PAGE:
Albuquerque Abortion Ban Voted Down 55-45
Albuquerque residents rejected what would have been the first citywide restriction on abortion Tuesday, voting down a ballot proposition to ban abortions after 20 weeks without exceptions for rape and incest. While the Pain Capable Unborn Child Protection Ordinance was only a local proposition, it would have had significant statewide and national implications due to the concentration of abortion providers in the city. That’s part of why anti-abortion forces chose to push the measure in Albuquerque, and why the pro-choice movement saw such high stakes in the vote.
"Albuquerque families sent a powerful message today—they do not want the government interfering in their private medical decisions," Micaela Cadena of the Respect ABQ Women campaign said in a statement. "Dangerous, unconstitutional laws like the one we rejected today have no place in Albuquerque, no place in New Mexico, no place anywhere in our nation."
Every clinic in New Mexico that provides abortions after 20 weeks is located in Albuquerque, as are two of the only four doctors in the country who perform late-term abortions. As such, the local ordinance would have had limited abortion at the state and national levels had voters approved it.
“We are NOT discouraged or sad: we put in amazing work, and changed the hearts and minds of many!,” wrote Survivors of the Abortion Holocaust, a group that lobbied hard for the proposition, on its Facebook page Tuesday night. “But our hearts break for the babies who will be murdered in [Albuquerque] tomorrow, and their mothers who will be lied to and surgically butchered.”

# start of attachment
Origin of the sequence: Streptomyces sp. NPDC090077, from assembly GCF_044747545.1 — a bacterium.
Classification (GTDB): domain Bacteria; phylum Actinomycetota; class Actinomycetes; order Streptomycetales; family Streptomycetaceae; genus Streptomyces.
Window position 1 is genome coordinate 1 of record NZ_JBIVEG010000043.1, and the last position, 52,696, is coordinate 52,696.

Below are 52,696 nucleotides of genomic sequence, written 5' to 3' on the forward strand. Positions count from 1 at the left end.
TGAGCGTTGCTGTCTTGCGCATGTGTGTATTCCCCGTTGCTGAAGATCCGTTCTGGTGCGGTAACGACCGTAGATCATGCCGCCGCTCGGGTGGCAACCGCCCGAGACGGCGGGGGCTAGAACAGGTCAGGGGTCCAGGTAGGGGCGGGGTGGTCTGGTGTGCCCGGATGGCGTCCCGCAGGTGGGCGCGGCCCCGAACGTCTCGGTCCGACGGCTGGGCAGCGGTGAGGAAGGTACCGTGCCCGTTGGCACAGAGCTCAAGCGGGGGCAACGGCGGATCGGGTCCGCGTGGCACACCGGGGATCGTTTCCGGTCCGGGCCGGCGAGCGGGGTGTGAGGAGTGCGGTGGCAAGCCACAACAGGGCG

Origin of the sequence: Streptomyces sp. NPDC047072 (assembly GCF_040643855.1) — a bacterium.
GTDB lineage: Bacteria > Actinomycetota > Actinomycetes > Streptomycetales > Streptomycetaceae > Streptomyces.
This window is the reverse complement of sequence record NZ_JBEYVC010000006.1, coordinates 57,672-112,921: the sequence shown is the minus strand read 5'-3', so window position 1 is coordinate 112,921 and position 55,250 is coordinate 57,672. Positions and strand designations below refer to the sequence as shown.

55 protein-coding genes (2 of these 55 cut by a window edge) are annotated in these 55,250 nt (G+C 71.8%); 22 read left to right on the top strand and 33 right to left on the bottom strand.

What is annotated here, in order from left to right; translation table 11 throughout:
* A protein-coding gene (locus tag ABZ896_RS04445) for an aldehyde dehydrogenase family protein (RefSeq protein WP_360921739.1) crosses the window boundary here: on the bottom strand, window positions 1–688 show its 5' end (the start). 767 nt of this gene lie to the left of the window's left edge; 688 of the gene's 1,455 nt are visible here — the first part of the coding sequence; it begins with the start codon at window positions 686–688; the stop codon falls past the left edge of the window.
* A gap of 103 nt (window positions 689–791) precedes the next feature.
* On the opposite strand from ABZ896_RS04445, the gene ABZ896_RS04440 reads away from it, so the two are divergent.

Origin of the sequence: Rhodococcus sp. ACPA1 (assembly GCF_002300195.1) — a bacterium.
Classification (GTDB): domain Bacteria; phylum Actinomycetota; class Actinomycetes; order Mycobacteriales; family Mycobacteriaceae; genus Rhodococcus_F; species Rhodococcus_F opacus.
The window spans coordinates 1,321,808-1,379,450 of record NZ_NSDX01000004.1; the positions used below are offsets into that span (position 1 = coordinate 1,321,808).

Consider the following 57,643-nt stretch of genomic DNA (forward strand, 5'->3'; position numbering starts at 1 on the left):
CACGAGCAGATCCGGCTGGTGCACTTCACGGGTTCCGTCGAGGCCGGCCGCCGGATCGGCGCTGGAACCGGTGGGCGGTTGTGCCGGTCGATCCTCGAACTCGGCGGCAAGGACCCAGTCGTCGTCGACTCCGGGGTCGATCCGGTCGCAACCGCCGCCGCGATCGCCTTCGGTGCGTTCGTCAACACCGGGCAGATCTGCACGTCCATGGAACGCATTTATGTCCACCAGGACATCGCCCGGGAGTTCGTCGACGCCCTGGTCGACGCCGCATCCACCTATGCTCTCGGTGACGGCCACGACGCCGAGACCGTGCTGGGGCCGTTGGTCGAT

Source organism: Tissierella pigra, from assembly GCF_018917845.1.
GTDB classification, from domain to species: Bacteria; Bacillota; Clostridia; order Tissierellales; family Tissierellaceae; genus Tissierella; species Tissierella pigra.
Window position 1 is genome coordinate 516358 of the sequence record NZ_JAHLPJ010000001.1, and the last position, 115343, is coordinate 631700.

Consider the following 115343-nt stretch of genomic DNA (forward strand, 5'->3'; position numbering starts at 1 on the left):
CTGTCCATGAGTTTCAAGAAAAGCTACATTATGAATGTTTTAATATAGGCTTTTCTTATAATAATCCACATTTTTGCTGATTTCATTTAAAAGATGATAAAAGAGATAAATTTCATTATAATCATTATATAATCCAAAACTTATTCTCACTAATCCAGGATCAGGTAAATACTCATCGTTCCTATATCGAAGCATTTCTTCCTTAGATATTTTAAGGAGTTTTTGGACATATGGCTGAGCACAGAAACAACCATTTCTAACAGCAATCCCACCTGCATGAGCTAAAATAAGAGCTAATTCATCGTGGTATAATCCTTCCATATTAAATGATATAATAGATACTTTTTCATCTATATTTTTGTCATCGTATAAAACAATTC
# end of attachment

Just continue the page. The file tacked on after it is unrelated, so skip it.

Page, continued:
As Bustle reported yesterday, the proposition would have had nationwide implications:
There’s little wonder why the measure has attracted such attention. Sunsara Taylor, a writer and initiator with Stop Patriarchy, tells Bustle the proposal stands atop a slippery slope when it comes to abortion rights. “This 20-week restriction is really not just a local issue,” Taylor says. “It’s not really just about restricting late term abortions. It’s a part of a national strategy of anti-abortion forces to step-by-step end all abortion for all women in all circumstance.”
“A lot of birth defects don’t show up until 20 weeks. [Women] develop complications later in their own health. A lot of women who are very young or impoverished have trouble getting the resources together earlier. And frankly, a lot of women are in denial, or miseducated about their bodies,” Taylor continues. “They’re scared, and they don’t confront the fact that they’re pregnant until it’s late. And so the women who are the most desperate, and who need late abortions — which is a very small, but very important percentage of women — they travel from across the country to go to Albuquerque.”